“Better City, Better life,” says HAI BAO-Aka, the Chinese character chosen by people because of the mascot for the Shanghai World Expo in 2010. The motto is related to some moral concepts of sustainability which increase the standard of life. Where a sustainable life isn’t pain but pleasure. Keeping in with Bjarke Ingles, architecture seems to be deep-rooted between two equally desolate fronts: either ingenuously utopian or pragmatic. Instead of choosing one over the opposite, BIG functions within the fertile overlap between the two opposites. a realistic utopian architecture that takes on the creation of culturally, frugally, and naturally perfect places as a practical objective.
An iconic building just like the Denmark pavilion is an inclusive architecture instead of an exclusive one. An architecture unburdened by the conceptual and stagnant monogamy purposed to one-to-one interest or commitment of a plan. The pavilion is a big loop on which visitors loop around on one each of the 1,500 bikes presented at the doorway, an opportunity to experience the Danish urban way. Imagine one arrives at an expo, he or she goes straight to the Danish pavilion, gets his city bike so he rides to the Swedish, Korean, or Azerbaijani pavilions on his Danish Bike. Sounds amazingly interesting! Well, the Denmark pavilion by BIG allows you to cherish the identical. An infrastructure for bicycles, sort of a bicycle lane looped around itself. The loop connects the shove of city bikes and also the serene meander of pedestrians in a very cosmic jaw-dropping blend.
Sustainability is usually defined as something where one is demanded to take a tough route to their lifestyle with the motive of keeping the environment safe. So eventually ends up in the very fact that sustainable life is a smaller amount of fun than a standard way of living. Sustainability shouldn’t always idolize to make one’s life tough and in an exceedingly protocol with as jeopardized to be “no emancipation”. It should be proclaimed as desirable and a boon to an environment with no adjustment to our normal lives. With the Danish Pavilion, we’ve got attempted to consolidate one or two real experiences of how a sustainable city – like Copenhagen can increase the standard of life. Thus acting as a catalyst to accomplish the aim of sustainability.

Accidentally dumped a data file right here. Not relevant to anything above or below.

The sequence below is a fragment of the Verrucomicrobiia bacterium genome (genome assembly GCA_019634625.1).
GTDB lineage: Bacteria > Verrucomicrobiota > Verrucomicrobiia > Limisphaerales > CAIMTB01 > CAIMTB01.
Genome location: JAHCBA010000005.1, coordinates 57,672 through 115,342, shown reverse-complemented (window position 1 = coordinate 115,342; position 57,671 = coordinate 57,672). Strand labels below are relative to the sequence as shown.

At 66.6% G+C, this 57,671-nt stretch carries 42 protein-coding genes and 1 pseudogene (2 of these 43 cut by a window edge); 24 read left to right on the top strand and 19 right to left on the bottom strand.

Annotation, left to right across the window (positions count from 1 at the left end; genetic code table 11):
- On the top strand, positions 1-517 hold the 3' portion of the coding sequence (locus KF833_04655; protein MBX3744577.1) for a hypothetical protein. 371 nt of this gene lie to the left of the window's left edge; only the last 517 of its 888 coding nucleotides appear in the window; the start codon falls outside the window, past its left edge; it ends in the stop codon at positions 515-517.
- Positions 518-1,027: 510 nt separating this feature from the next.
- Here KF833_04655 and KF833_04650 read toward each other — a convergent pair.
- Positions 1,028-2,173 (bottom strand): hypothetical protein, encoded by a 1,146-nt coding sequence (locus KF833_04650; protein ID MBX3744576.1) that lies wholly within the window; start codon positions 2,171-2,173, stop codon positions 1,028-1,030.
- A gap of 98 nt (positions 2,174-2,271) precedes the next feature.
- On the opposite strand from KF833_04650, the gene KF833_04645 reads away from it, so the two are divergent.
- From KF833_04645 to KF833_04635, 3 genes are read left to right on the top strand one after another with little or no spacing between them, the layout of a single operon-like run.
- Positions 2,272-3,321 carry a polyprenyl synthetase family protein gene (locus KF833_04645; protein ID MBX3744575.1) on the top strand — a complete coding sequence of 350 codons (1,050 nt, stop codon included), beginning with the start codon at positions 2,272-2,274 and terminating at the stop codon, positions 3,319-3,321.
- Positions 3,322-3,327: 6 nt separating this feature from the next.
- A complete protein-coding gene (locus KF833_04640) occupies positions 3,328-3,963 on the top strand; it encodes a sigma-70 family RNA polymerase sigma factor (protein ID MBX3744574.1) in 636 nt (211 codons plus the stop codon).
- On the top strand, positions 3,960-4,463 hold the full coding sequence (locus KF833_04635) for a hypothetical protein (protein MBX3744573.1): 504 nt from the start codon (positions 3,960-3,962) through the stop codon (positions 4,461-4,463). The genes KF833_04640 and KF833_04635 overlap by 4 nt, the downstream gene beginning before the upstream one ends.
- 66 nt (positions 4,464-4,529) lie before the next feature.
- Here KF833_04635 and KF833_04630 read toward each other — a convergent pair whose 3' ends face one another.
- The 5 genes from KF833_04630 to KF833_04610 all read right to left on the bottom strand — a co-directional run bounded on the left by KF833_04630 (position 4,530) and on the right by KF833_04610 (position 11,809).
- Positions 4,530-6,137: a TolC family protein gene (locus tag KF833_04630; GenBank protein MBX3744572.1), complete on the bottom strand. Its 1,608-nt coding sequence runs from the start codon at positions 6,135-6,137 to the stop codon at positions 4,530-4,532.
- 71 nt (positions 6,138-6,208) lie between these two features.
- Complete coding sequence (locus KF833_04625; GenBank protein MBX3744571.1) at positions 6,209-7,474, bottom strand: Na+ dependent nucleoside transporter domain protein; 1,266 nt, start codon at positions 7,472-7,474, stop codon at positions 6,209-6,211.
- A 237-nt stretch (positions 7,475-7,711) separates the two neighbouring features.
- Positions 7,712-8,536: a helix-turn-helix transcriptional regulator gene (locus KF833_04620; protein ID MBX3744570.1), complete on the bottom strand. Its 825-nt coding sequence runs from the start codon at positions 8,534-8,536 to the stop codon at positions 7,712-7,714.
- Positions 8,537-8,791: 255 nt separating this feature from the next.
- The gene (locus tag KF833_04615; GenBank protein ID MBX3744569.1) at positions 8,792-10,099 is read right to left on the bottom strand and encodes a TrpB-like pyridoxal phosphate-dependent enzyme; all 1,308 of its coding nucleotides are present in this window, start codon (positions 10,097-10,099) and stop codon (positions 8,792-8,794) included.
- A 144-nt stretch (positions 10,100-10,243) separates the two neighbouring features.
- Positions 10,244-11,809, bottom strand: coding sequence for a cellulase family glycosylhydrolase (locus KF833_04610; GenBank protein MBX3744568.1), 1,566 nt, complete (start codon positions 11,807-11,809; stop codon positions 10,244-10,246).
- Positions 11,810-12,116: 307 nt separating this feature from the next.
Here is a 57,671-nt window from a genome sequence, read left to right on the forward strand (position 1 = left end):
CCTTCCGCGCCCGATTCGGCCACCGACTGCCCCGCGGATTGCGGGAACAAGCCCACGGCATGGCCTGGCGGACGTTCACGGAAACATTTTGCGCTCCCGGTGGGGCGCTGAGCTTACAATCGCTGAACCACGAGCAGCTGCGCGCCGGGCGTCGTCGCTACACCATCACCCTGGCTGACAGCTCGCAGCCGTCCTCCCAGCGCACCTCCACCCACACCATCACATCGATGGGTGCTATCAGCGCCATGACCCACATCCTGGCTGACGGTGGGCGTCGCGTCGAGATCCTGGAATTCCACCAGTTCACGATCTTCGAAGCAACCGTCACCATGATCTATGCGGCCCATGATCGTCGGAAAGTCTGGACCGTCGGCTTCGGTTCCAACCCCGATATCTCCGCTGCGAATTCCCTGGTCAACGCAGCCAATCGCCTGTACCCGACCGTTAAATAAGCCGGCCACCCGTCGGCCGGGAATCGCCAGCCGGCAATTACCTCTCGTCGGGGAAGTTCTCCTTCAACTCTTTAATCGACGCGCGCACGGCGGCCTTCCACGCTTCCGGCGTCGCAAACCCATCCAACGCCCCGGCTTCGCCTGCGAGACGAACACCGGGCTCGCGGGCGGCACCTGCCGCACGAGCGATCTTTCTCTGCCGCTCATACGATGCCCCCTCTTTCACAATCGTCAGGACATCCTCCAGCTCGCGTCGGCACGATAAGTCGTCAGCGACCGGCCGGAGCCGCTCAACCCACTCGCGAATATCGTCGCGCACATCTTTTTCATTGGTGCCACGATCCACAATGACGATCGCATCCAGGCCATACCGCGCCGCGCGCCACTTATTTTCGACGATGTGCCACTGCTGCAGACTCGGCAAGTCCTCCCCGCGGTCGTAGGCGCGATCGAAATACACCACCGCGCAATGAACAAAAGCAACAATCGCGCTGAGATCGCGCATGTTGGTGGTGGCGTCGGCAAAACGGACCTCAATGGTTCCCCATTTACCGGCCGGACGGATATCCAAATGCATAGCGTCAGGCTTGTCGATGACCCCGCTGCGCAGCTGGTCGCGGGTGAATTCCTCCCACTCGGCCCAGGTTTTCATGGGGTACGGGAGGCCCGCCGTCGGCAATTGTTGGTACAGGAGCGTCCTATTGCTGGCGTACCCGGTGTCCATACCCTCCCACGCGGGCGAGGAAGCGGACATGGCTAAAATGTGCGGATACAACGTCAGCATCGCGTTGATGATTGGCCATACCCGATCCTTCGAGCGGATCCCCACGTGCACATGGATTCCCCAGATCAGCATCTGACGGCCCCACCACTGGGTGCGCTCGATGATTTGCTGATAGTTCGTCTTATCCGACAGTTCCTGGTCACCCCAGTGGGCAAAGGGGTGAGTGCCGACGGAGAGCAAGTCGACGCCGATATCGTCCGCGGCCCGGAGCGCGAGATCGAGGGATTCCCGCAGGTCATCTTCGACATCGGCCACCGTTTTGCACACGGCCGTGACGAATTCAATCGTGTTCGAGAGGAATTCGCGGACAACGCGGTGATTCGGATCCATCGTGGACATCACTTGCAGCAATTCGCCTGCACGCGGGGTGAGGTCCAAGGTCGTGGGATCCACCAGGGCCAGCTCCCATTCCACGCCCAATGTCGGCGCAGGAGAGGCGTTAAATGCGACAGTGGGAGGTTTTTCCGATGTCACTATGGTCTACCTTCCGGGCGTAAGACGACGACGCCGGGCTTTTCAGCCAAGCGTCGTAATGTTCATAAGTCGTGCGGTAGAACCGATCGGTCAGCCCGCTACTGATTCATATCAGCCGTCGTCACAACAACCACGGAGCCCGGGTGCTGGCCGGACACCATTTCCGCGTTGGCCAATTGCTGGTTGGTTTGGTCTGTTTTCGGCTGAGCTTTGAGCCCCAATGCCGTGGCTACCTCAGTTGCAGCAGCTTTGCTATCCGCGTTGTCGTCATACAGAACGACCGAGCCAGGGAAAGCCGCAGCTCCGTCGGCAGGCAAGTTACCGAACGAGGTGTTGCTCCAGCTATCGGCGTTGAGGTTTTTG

Structurally, The pavilion is conceived together giant self- supporting tubular truss almost like the hull of a steel ship. The façade needs perforation for daylight and ventilation, but because of the structural performance of the truss. The degree of perforation varies with the structural stress. As a result, the facade of the pavilion becomes this abstract pattern of sunshine and darkness reflecting the flow of individuals and bicycles within the pavilion also because of the flow of forces inside the steel wall. The white color gives the pavilion a maritime look that reflects the Danish maritime tradition. within the getting dark, the façade becomes a sequenced instrument of interactive and dramatic light illuminating the passers-by. The pavilion may be a monolithic structure in white painted steel which keeps it cool during the Shanghai summer sun thanks to its heat-reflecting characteristics. The roof is roofed with a lightweight blue surfacing texture, known from Danish cycle paths. Inside, the ground is roofed with light epoxy and also features the blue cycle path where the bikes have the building. Thus a complete integration of sunshine and architecture.
A continuous geometric loop representing the values and cultures of a country with an exceptional and radical design and BIG’s philosophy of turning architecture into poetry. “The fairytale of the little mermaid “ is a tale about leaving your home to meet another world uniting two cultures, Denmark and China, and perhaps mostly it is a tale about the belief that by giving up a part of yourself, you get so much more in return.